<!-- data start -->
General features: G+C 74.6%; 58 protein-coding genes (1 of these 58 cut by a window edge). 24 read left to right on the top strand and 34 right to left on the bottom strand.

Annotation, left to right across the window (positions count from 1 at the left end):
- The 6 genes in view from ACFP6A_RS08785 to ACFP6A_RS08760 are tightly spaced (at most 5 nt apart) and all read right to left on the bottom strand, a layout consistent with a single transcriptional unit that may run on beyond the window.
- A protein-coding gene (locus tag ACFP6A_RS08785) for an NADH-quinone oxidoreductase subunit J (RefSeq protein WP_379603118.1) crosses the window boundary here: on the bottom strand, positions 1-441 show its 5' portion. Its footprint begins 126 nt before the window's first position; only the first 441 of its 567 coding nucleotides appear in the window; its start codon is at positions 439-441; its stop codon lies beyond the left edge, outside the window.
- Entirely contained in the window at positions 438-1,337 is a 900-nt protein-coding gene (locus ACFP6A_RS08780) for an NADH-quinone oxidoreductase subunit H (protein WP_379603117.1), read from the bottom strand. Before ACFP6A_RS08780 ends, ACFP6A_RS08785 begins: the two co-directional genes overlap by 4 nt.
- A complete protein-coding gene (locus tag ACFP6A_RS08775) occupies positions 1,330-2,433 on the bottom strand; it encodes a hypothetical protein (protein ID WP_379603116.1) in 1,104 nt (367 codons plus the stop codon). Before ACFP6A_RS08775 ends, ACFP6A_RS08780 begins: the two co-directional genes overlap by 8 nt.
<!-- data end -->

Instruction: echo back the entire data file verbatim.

General features: G+C 74.6%; 58 protein-coding genes (1 of these 58 cut by a window edge). 24 read left to right on the top strand and 34 right to left on the bottom strand.

Annotation, left to right across the window (positions count from 1 at the left end):
- The 6 genes in view from ACFP6A_RS08785 to ACFP6A_RS08760 are tightly spaced (at most 5 nt apart) and all read right to left on the bottom strand, a layout consistent with a single transcriptional unit that may run on beyond the window.
- A protein-coding gene (locus tag ACFP6A_RS08785) for an NADH-quinone oxidoreductase subunit J (RefSeq protein WP_379603118.1) crosses the window boundary here: on the bottom strand, positions 1-441 show its 5' portion. Its footprint begins 126 nt before the window's first position; only the first 441 of its 567 coding nucleotides appear in the window; its start codon is at positions 439-441; its stop codon lies beyond the left edge, outside the window.
- Entirely contained in the window at positions 438-1,337 is a 900-nt protein-coding gene (locus ACFP6A_RS08780) for an NADH-quinone oxidoreductase subunit H (protein WP_379603117.1), read from the bottom strand. Before ACFP6A_RS08780 ends, ACFP6A_RS08785 begins: the two co-directional genes overlap by 4 nt.
- A complete protein-coding gene (locus tag ACFP6A_RS08775) occupies positions 1,330-2,433 on the bottom strand; it encodes a hypothetical protein (protein ID WP_379603116.1) in 1,104 nt (367 codons plus the stop codon). Before ACFP6A_RS08775 ends, ACFP6A_RS08780 begins: the two co-directional genes overlap by 8 nt.